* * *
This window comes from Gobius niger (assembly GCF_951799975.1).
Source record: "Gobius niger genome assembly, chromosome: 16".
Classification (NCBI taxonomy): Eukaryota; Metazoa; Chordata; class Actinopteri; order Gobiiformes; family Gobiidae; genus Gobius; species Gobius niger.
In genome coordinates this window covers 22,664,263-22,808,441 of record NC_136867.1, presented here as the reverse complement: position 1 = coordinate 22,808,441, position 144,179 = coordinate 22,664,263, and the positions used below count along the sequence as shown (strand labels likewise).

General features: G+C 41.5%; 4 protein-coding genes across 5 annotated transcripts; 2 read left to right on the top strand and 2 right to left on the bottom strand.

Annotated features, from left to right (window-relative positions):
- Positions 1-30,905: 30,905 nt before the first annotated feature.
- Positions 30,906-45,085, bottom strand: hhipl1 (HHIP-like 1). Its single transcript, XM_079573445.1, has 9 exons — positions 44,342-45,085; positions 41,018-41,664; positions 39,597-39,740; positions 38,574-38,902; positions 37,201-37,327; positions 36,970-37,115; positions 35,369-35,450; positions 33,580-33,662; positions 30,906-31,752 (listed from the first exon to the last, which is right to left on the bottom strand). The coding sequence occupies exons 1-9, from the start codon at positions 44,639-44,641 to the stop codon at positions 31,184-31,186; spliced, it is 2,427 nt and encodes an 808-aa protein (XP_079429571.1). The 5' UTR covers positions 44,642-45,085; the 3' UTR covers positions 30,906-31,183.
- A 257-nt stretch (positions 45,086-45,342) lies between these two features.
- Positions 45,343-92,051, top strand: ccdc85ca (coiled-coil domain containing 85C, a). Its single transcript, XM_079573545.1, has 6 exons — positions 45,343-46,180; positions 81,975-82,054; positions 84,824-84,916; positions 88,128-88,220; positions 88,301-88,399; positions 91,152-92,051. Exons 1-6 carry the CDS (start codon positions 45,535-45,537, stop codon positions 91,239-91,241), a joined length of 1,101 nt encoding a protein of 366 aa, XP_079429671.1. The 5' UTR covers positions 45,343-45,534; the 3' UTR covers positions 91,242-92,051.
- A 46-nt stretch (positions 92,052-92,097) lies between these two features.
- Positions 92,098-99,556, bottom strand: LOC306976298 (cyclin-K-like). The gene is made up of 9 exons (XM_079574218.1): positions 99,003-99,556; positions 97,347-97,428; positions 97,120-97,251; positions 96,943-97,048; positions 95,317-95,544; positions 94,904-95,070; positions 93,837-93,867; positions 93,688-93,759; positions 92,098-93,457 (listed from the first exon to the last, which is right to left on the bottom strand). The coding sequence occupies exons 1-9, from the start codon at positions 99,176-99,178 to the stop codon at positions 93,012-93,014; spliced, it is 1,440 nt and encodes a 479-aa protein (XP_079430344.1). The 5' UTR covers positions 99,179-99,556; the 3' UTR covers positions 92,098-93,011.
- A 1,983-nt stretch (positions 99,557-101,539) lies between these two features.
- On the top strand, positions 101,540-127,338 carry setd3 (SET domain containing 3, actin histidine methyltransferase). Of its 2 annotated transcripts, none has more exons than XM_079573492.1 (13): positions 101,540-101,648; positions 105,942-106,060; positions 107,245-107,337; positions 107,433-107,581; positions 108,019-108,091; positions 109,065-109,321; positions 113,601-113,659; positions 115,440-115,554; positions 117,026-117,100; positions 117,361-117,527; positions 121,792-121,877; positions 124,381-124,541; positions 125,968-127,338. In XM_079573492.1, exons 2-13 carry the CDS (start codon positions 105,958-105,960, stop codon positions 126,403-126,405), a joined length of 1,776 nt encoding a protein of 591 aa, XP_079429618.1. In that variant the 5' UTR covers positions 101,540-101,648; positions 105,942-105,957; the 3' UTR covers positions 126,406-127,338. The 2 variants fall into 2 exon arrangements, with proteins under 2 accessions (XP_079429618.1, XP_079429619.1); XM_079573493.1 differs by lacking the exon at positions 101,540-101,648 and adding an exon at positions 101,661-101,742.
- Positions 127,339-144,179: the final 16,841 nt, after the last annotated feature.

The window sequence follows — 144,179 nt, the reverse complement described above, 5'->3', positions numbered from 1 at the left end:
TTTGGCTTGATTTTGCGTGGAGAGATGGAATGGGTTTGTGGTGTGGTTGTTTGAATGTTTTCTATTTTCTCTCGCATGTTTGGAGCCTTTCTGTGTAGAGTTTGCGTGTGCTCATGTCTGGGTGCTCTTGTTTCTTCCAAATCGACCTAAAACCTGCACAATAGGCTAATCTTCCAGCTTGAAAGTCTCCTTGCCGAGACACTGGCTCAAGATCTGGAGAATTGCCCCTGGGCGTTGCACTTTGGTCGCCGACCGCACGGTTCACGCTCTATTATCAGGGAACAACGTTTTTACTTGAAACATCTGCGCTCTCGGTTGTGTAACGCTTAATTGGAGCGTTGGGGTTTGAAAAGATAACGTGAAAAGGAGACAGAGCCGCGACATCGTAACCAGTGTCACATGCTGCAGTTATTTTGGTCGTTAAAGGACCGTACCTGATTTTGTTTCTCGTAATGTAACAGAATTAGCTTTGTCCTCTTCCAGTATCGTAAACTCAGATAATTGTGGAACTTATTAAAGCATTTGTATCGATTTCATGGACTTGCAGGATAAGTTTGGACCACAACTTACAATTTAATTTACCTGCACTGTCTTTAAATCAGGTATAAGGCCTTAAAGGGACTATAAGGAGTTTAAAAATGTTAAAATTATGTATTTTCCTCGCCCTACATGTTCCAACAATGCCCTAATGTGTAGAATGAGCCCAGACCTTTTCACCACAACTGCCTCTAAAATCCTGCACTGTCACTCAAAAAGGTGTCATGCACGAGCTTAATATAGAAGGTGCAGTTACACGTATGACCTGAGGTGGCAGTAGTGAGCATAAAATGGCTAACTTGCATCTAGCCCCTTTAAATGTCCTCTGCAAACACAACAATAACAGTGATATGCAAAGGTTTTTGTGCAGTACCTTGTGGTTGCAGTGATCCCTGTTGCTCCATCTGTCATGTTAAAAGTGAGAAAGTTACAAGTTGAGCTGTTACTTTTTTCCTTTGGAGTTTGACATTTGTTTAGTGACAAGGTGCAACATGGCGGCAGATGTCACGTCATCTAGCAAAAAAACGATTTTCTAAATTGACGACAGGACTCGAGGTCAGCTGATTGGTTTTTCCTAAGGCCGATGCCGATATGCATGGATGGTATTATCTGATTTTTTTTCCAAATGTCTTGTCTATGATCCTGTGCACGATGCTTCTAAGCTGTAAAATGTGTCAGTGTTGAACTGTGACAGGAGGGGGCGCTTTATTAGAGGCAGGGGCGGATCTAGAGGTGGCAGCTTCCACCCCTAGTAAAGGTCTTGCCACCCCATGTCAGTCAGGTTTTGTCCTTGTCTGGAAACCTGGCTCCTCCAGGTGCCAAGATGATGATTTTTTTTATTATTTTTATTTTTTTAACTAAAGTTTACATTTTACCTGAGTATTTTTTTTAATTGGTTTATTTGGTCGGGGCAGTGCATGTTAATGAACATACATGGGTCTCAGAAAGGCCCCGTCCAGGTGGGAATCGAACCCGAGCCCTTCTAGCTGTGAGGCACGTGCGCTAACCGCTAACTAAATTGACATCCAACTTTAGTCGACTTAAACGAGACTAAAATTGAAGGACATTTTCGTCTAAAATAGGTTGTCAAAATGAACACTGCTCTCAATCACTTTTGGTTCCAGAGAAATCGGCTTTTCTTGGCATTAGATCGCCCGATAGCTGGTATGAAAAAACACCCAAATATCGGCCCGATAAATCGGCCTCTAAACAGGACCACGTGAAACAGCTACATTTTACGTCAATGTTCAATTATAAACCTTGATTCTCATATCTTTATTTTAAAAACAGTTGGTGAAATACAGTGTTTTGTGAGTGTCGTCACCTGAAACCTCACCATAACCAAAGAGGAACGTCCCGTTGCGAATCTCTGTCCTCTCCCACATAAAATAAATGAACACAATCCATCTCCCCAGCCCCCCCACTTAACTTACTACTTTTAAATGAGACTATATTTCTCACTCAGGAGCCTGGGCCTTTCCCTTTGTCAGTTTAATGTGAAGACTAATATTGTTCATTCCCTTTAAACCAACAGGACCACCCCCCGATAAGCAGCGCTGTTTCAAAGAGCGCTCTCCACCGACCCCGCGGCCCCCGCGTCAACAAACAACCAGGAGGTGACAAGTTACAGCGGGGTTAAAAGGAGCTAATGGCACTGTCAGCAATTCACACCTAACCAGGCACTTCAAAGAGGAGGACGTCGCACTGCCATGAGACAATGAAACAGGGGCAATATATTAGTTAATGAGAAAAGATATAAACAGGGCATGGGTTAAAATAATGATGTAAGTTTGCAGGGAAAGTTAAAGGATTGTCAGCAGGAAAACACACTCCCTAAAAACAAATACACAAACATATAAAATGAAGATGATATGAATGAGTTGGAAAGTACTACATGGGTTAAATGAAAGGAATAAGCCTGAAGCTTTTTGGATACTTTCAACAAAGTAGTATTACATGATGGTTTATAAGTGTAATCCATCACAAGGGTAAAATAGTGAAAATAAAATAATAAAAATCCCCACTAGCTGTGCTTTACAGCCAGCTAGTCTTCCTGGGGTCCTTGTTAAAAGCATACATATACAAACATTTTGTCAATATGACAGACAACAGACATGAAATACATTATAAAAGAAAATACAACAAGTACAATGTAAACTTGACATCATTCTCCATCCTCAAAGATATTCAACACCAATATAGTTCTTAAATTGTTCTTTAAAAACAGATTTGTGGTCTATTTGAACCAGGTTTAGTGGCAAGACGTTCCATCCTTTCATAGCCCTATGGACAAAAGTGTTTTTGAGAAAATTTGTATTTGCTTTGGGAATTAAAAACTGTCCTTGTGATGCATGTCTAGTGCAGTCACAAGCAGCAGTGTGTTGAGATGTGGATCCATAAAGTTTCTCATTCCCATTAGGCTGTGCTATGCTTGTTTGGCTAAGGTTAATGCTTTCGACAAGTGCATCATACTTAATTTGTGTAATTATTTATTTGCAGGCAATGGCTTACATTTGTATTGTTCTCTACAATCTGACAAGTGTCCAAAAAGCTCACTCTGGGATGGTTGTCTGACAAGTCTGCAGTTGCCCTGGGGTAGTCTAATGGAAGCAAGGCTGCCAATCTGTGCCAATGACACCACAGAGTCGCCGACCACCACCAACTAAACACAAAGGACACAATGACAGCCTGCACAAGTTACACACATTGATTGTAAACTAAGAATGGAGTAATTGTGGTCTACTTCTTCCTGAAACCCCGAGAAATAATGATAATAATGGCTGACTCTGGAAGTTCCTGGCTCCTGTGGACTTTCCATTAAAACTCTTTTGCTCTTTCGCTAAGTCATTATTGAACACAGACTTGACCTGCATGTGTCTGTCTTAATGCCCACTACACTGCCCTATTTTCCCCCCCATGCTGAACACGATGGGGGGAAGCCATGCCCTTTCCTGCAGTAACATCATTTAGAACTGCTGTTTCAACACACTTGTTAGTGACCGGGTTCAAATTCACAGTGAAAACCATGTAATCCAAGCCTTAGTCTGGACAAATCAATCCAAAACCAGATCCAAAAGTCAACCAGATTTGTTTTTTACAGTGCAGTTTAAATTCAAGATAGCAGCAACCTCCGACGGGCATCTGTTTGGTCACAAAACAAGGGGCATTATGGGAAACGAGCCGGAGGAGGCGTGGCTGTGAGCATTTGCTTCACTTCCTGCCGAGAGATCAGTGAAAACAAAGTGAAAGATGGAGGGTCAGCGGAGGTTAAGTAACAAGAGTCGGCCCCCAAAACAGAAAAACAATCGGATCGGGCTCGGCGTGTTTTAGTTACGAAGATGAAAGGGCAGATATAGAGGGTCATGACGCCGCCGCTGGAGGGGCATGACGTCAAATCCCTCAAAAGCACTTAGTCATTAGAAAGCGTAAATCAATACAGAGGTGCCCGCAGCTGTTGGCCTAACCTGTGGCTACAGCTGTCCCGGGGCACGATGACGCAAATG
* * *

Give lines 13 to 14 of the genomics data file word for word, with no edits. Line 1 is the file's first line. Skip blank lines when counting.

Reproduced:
- A 1,983-nt stretch (positions 99,557-101,539) lies between these two features.
- On the top strand, positions 101,540-127,338 carry setd3 (SET domain containing 3, actin histidine methyltransferase). Of its 2 annotated transcripts, none has more exons than XM_079573492.1 (13): positions 101,540-101,648; positions 105,942-106,060; positions 107,245-107,337; positions 107,433-107,581; positions 108,019-108,091; positions 109,065-109,321; positions 113,601-113,659; positions 115,440-115,554; positions 117,026-117,100; positions 117,361-117,527; positions 121,792-121,877; positions 124,381-124,541; positions 125,968-127,338. In XM_079573492.1, exons 2-13 carry the CDS (start codon positions 105,958-105,960, stop codon positions 126,403-126,405), a joined length of 1,776 nt encoding a protein of 591 aa, XP_079429618.1. In that variant the 5' UTR covers positions 101,540-101,648; positions 105,942-105,957; the 3' UTR covers positions 126,406-127,338. The 2 variants fall into 2 exon arrangements, with proteins under 2 accessions (XP_079429618.1, XP_079429619.1); XM_079573493.1 differs by lacking the exon at positions 101,540-101,648 and adding an exon at positions 101,661-101,742.